What I'd like to see is a fully customisable way of creating window tools in which the symbols for the tools could be defined independently of the backgrounds, and the backgrounds themselves could be more flexible. If the window tools were to become vector-based, then it should certainly be easier to achieve this.

 is a RISC OS UserRichardHallas on 5/10/06 10:12AM
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One of the features of the Mac OS GUI that really stands out (sorry for the pun) is drop-shadows for menus. They help to give a more 3D effect. Not having a Mac myself, I do not know how successfully they work on heterogeneous backgrounds. Theoretically an object's shadow should depend on the relative height between the object and the local background. That leads to complications in processing that maybe outweigh the advantages of the effect. Perhaps having a semitransparent shadow of constant width is an acceptable compromise.

 is a RISC OS UserGavinWraith on 5/10/06 11:23AM
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Martin makes reference to vector graphic being a way forward as ROL has mentioned it in the past, but aren't we missing something here.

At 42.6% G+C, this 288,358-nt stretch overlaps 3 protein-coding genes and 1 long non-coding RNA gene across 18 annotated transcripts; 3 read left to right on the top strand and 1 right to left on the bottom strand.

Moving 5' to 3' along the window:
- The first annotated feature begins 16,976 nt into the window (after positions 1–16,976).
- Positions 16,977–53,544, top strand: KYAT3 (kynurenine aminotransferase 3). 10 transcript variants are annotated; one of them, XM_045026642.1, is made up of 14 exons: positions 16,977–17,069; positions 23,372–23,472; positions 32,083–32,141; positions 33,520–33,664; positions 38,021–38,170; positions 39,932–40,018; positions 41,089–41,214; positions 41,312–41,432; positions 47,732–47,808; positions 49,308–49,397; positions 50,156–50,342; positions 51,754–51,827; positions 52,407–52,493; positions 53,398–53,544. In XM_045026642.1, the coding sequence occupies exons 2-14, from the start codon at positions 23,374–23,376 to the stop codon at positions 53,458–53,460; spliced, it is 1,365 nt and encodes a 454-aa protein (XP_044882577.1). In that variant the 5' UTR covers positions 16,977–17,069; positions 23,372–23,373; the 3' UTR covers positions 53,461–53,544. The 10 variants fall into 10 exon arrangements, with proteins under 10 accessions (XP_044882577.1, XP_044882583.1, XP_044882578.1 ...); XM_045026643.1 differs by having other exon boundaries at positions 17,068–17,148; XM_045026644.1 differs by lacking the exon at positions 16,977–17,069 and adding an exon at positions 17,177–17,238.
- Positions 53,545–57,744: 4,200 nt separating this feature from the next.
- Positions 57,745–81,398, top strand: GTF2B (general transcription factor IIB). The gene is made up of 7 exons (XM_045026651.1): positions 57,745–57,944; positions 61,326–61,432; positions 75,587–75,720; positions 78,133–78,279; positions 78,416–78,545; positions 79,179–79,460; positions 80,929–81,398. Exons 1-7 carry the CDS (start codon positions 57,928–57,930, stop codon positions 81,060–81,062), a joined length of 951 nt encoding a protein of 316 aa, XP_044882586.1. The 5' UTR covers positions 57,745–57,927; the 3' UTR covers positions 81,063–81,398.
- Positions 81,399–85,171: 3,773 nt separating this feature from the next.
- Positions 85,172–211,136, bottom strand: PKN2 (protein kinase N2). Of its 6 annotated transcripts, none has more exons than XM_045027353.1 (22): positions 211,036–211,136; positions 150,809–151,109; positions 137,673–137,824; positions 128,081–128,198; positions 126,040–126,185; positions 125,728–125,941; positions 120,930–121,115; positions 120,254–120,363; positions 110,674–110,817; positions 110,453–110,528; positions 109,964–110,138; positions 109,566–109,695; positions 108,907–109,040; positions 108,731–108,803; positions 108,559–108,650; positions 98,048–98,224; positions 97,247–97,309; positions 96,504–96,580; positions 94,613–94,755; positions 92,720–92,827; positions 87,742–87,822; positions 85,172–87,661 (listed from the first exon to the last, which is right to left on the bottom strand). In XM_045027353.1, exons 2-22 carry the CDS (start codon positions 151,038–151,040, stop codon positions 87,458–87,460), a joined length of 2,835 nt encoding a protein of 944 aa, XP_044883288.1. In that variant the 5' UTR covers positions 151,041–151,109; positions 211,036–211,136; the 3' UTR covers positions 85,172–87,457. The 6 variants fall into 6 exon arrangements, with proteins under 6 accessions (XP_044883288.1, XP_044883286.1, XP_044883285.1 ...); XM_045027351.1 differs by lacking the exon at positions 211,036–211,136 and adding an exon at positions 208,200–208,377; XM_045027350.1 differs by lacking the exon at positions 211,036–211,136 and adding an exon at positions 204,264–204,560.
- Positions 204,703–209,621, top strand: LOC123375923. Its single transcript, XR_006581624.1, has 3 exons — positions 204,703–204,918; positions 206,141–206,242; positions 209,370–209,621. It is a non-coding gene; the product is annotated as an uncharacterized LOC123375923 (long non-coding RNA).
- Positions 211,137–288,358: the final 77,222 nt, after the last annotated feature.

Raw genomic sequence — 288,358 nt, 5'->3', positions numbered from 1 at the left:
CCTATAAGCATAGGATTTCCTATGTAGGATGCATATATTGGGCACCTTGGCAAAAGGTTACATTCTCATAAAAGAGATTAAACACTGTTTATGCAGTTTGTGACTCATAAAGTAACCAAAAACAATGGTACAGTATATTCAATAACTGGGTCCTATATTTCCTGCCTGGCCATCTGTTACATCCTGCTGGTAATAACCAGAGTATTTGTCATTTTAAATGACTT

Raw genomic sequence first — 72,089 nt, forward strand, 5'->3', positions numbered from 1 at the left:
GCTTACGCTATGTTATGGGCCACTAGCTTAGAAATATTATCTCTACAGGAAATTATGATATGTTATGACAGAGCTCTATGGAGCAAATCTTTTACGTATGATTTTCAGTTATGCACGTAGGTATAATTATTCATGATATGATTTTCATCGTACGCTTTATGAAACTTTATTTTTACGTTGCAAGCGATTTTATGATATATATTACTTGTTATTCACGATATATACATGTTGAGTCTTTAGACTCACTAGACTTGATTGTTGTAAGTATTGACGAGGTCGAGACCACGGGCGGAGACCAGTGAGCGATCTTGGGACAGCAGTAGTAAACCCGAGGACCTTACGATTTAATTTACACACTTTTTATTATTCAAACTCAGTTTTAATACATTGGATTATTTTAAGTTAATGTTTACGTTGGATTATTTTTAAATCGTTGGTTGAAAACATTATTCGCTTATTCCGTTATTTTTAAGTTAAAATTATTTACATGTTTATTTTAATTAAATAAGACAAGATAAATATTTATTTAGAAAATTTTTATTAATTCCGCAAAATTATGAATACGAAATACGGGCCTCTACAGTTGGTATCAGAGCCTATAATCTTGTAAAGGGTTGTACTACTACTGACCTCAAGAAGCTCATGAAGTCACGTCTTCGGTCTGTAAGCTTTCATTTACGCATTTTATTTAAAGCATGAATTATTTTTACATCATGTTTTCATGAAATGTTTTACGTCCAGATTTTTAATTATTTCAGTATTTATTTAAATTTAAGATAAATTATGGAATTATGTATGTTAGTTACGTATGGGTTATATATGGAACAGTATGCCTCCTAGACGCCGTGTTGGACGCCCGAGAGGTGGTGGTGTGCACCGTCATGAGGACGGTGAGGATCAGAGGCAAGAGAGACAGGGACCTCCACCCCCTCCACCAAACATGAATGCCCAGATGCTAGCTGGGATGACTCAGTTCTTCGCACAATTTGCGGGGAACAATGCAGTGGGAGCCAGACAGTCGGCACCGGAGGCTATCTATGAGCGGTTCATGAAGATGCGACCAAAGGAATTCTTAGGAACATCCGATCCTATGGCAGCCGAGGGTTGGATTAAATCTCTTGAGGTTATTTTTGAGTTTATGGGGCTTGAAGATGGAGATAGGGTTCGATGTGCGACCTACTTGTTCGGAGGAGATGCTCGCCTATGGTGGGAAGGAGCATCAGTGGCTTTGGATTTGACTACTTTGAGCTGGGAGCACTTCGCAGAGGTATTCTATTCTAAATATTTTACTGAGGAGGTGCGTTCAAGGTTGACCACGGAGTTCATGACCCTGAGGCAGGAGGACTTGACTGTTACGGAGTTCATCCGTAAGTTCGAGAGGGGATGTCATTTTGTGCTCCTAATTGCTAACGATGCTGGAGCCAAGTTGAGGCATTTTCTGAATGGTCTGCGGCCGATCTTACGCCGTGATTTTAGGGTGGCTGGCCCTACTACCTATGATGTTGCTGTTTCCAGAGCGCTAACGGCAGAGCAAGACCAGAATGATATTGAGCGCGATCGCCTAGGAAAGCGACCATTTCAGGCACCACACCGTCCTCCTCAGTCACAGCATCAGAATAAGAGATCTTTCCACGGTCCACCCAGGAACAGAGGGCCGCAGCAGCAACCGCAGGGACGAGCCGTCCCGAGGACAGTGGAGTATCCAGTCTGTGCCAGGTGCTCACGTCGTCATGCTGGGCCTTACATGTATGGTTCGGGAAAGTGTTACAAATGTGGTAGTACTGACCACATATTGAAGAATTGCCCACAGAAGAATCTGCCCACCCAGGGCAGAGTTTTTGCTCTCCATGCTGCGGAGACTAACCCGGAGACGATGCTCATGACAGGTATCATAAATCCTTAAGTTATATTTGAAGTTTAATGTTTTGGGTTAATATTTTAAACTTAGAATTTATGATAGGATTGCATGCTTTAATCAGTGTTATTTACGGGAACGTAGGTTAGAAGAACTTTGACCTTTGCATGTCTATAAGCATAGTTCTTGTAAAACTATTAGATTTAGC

Wouldn't the next logical step be creating true 3d models in software such as 3D MAX (on PC) or Top Model on RISC OS. That would truly be a cutting edge desktop look and feel. It would allow for 'icons' to be modified on the fly too using 3D routines that alter the object, persepective, angle, lighting and animation etc...

It might be a long way off for RISC OS, but ideally thats what I would like to see

nx

 is a RISC OS Usernx on 5/10/06 12:56PM
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There is a lot more to 3D than just perspective drawing. Illumination, shadows, etc mean that components of a picture interact with each other in a way that requires much more intensive processing than 2D. This means that it is a question of balancing the effects you would like to have against the limitations of the equipment, and making compromises. Personally, I see the future of GUIs not in 3D realism but in the accumulated ideas of art history. I include cartoons, morphing, pointillism, abstract art etc. That certainly seems to be the way that games are going.